(Guest post by Lucy Reed.)
Whether you’re tired of the office grind or looking to earn extra income on the side, entering the gig economy is an attractive option. But what defines a gig economy worker and what does it take to thrive in the world of self-employment? Here’s what you need to know before booking your first gig.
You might hear people who work in the gig economy referred to as side giggers or solopreneurs, but what’s the difference between these terms? Not much, actually. Both terms refer to workers outside of the traditional employer-employee dynamic. However, while side gigs are usually for extra income in addition to a regular job, solopreneurs make their primary income from gigs or freelance work. Entrepreneur.com uses time to distinguish solopreneurs from side giggers: According to them, if you spend 15 hours or less working gigs, it’s a side hustle. But if you’re spending more than 15 hours a week working solo, you’re a solopreneur.
Whether you’re a side gigger or a solopreneur, you value perks like deciding how much you earn, setting your own schedule, and being your own boss. But unless you can make it work in the gig economy, it won’t be long before you’re tethered to a desk again. If you want to grow your business and meet your income goals, this is what you need to do:
Wait to Quit Your Job
Running a business costs money, even if it’s a side hustle. But when you’re starting out, you don’t have the cash flow to fund startup expenses. That’s why it’s so important to keep your day job until you’re earning enough from gigs that you can afford to quit. By maintaining a secure income in the beginning, you have the money you need to get your gig-based business off the ground.
Find the Right Gig
There are a lot of ways to earn money in the gig economy, but not every gig is the right fit. Assess your skills, schedule, and goals when choosing a gig-based business. If you have a newer car, open evenings, and zen in traffic, ridesharing might be a good fit. Or perhaps you have a creative skill like graphic design or photography, and you want to build your portfolio and your bank account. If you have experience with dogs and midday availability, dog walking is a great way to earn extra income (and you can add to your business by offering dog boarding or in-home pet sitting). No matter what you choose, make it something you genuinely enjoy. Clients can tell when you have passion for your work.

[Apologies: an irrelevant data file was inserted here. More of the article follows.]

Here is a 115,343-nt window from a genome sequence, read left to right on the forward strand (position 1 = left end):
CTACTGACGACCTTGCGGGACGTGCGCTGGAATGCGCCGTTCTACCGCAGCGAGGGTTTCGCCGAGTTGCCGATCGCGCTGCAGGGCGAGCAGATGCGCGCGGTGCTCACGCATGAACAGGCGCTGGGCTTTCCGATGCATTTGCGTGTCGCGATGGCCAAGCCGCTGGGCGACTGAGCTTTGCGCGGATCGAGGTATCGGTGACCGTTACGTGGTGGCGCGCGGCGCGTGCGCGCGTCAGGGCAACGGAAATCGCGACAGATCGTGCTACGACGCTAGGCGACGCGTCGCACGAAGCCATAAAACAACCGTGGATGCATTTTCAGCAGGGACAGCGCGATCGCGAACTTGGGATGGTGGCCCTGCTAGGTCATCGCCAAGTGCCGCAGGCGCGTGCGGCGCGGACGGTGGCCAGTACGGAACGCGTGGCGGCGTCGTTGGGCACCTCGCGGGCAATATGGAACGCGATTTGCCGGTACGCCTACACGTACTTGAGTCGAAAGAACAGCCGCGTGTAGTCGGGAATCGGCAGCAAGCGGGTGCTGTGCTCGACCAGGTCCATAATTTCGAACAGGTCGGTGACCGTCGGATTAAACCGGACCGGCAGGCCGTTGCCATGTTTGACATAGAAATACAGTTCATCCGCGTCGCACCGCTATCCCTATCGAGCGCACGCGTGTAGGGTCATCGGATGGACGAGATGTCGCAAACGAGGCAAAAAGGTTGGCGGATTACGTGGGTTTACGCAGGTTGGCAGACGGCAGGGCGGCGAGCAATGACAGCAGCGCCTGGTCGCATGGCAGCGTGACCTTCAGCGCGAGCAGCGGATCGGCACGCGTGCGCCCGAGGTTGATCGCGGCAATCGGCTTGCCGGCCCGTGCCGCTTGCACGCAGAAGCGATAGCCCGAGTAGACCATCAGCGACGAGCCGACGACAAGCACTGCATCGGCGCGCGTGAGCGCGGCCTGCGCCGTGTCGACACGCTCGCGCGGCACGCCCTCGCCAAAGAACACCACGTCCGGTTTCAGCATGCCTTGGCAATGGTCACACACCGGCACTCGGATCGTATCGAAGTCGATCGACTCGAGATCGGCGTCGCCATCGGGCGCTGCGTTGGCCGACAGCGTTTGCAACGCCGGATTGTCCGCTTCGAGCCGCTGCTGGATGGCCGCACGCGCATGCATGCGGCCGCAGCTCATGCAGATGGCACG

Let Someone Else Scout Clients for You
Unless you’re a full-time solopreneur, you don’t have a lot of time to spend identifying and recruiting clients. After all, that’s time you’re not making money. Instead of hanging flyers on light poles and shouting into the void that is Craigslist, make use of platforms that bring interested clients to you. Lyft, Fiverr, Rover, Instacart, and Taskrabbit are just a few of the popular platforms catering to gig economy workers. While you still have to stand out from the competition, you’ll have greater success because everyone you interact with on these platforms is already seeking your services.
Know the Tax Rules
As a solopreneur or side gigger, your taxes are a little more complicated than the standard office worker’s. Most gig economy workers are considered independent contractors for tax purposes, which means you’re responsible for reporting income and paying self-employment taxes. You can deduct business expenses from your income, but you must keep diligent records throughout the year. If you’re a full-time solopreneur, you should also be setting aside money for retirement. For information on retirement plan options for independent contractors, read Nerdwallet’s guide.
More money, more freedom, more time: These are all very attractive things to anyone stuck in an unfulfilling office job for 40-plus hours a week. But cutting it in the gig economy requires more than a can-do attitude. If you’re going to shine in the gig economy, you need to know your skills, have a plan for connecting with clients, and understand how the back-end of being a side gigger or solopreneur works.
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